The answer is that they shouldn’t. The reputability of a source is a poor way to distinguish between fake news and real news. But if reputability won’t work, what will?

Call me parochial, but I’d like to suggest that journalists consider an academic model. When I publish a piece of research, I am expected to support every factual claim either with a citation that directs readers to the source of information, or to provide direct documentation of the fact myself.  In this column, I’ve used parenthetical references and a reference list (below) to direct you to the sources of every claim I’ve made. Most of the references are to other publications, but one cites original data, and you can follow a link to download and review the data for yourself. You don’t have to bother worrying about my reputation – you can check out my claims for yourself and see whether they’re true.

If my claims were entirely based on unverifiable sources that I couldn’t or wouldn’t cite, that would be important for you to know, too.

In an age of print papers, parenthetical citations and data would have been too expensive to fit on newsprint. But in the Internet Age, the truth is that reporting is read and spread mostly as web pages, on which the addition of references costs nothing but time. The shifting of standards of journalism to a more academic model would make it possible for anyone to be a fact-checker, for anyone to determine whether news is fake or real. If access to knowledge is essential for a healthy democracy, making this shift would represent not just a professional choice but a civic service as well.

James Cook has been a professor of social science at the University of Maine at Augusta since 2011. Dr. Cook’s primary areas of interest in research and teaching are political organizations, social networks, and social media, specifically applying social network theory to social media in the Maine State Legislature.

References

Burgoyne, Alexander P. and David Z. Hambrick. 2017. “Flagging Fake News or Bad Sources Won’t Work.” Slate, January 12. Accessed January 31, 2017 at http://www.slate.com/articles/health_and_science/science/2017/01/educating_people_about_sources_won_t_stop_fake_news.html.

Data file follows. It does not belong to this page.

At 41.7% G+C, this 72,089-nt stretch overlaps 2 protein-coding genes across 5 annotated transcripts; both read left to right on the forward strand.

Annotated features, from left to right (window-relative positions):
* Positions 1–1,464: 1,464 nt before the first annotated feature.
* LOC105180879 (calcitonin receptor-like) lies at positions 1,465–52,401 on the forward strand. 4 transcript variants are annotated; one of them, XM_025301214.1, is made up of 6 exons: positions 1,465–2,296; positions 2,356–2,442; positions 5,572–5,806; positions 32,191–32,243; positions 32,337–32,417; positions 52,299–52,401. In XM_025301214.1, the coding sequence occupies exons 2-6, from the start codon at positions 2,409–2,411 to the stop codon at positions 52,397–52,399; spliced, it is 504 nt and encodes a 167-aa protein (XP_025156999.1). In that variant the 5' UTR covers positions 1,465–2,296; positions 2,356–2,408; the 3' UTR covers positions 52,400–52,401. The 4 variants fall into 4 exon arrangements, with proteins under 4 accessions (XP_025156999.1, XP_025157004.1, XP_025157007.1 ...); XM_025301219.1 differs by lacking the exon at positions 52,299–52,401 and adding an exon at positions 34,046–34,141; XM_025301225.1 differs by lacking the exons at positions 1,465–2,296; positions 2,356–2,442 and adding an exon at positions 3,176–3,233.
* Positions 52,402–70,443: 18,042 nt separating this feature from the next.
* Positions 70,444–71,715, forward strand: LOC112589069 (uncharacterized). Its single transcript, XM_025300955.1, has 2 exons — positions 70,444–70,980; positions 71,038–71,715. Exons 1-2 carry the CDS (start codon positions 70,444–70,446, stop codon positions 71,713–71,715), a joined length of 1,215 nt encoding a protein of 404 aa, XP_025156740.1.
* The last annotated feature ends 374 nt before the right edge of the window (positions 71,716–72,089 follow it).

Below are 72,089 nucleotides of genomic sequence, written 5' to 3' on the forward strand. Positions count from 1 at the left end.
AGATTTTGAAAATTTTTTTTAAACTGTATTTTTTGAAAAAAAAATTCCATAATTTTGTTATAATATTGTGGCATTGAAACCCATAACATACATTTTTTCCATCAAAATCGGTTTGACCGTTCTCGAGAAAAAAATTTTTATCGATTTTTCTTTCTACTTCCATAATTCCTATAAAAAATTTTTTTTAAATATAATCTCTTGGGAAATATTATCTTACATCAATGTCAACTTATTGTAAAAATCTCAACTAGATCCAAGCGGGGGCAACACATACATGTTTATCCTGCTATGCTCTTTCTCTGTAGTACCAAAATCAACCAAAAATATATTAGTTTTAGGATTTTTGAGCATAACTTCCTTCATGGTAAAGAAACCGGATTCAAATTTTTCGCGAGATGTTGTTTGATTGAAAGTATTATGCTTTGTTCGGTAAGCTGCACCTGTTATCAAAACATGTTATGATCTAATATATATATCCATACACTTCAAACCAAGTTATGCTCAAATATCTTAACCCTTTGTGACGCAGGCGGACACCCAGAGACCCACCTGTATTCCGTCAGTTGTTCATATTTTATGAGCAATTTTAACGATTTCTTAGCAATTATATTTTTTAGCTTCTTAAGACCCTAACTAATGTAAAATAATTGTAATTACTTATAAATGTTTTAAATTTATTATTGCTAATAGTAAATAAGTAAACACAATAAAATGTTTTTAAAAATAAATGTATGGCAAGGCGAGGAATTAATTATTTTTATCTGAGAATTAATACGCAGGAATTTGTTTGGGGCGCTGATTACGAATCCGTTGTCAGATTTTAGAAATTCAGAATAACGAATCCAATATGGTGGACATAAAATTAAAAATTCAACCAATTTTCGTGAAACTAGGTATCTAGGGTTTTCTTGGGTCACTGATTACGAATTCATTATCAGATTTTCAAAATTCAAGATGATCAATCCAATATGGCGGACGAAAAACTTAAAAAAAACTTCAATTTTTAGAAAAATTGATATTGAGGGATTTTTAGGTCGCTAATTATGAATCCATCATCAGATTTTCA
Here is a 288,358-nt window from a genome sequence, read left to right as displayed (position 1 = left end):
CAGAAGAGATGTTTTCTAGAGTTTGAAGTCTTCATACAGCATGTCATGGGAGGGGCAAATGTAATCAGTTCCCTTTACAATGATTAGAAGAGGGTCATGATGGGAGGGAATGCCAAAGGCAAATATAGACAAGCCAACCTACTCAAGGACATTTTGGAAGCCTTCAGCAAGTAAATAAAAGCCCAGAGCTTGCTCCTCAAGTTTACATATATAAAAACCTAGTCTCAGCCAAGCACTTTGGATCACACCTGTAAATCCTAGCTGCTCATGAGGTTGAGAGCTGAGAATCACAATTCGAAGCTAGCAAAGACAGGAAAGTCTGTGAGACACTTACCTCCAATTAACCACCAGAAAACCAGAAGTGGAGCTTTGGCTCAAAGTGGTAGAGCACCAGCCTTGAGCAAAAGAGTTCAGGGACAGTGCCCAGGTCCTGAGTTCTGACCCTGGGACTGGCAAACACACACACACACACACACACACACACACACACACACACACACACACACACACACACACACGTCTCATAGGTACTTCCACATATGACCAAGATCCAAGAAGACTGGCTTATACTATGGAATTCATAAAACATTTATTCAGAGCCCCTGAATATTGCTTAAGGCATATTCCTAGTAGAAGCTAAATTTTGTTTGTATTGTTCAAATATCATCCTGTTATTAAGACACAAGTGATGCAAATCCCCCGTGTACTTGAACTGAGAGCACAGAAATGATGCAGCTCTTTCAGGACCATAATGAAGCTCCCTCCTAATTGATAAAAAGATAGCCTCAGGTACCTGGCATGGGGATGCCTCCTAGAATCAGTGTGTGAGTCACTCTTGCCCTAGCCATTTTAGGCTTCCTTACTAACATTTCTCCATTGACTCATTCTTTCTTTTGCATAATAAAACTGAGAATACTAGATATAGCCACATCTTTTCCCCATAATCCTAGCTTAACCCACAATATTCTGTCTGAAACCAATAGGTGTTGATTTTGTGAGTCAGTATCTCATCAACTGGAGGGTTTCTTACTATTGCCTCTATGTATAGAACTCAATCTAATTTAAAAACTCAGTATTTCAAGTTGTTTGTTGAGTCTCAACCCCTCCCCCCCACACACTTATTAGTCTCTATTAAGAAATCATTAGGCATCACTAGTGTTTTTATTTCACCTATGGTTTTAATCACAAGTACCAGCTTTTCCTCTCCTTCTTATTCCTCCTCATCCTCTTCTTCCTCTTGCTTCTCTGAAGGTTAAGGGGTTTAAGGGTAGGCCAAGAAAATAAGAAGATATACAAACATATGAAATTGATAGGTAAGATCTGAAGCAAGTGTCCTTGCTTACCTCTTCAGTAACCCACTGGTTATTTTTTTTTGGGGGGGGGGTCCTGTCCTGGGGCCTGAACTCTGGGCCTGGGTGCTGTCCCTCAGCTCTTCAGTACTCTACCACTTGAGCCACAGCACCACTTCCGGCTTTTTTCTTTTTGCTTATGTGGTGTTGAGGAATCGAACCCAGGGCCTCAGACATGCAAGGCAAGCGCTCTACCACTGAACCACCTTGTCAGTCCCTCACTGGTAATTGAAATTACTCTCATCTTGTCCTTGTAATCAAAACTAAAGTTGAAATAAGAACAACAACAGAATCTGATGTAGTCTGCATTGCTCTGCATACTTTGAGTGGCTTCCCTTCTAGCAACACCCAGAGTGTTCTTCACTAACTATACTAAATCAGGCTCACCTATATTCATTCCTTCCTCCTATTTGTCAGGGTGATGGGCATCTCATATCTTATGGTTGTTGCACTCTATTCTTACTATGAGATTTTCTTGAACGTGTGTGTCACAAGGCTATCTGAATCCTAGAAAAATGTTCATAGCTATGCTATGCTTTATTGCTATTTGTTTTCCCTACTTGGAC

Ferlazzo, Larry. 2017. “Ideas for E.L.L.s: Finding Reliable Sources in a World of ‘Fake News.’” New York Times, January 26. Accessed January 31, 2017 at https://www.nytimes.com/2017/01/26/learning/lesson-plans/ideas-for-ells-finding-reliable-sources-in-a-world-of-fake-news.html.

Google Trends. 2016. Search for “Fake News” in News Stories and Web Searches over 12 months. Accessed January 31, 2017 at https://www.google.com/trends/explore?date=today%2012-m&geo=US&q=fake%20news. Data available at http://jamescookuma.com/googletrendsfakenews.

Infowars. 2016. “Alternate Reality: Viral Propaganda Chart Demonizes Independent Media.” December 14. Accessed

The Onion. 2017. “The Onion: America’s Finest News Source.” Accessed January 31, 2017 at http://www.theonion.com.

Reider, Rem. 2003. “The Jayson Blair Affair.” American Journalism Review, June. Accessed January 31, 2017 at http://ajrarchive.org/Article.asp?id=3019.

Rogers, Katie and Jonah E. Bromwich. 2016. “The Hoaxes, Fake News and Misinformation We Saw on Election Day.” New York Times, November 8. Accessed January 31, 2017 at https://www.nytimes.com/2016/11/09/us/politics/debunk-fake-news-election-day.html.

Swift, Jonathan. 1729. A Modest Proposal For preventing the Children of Poor People From being a Burthen to Their Parents or Country, and For making them Beneficial to the Publick. Dublin: S. Harding.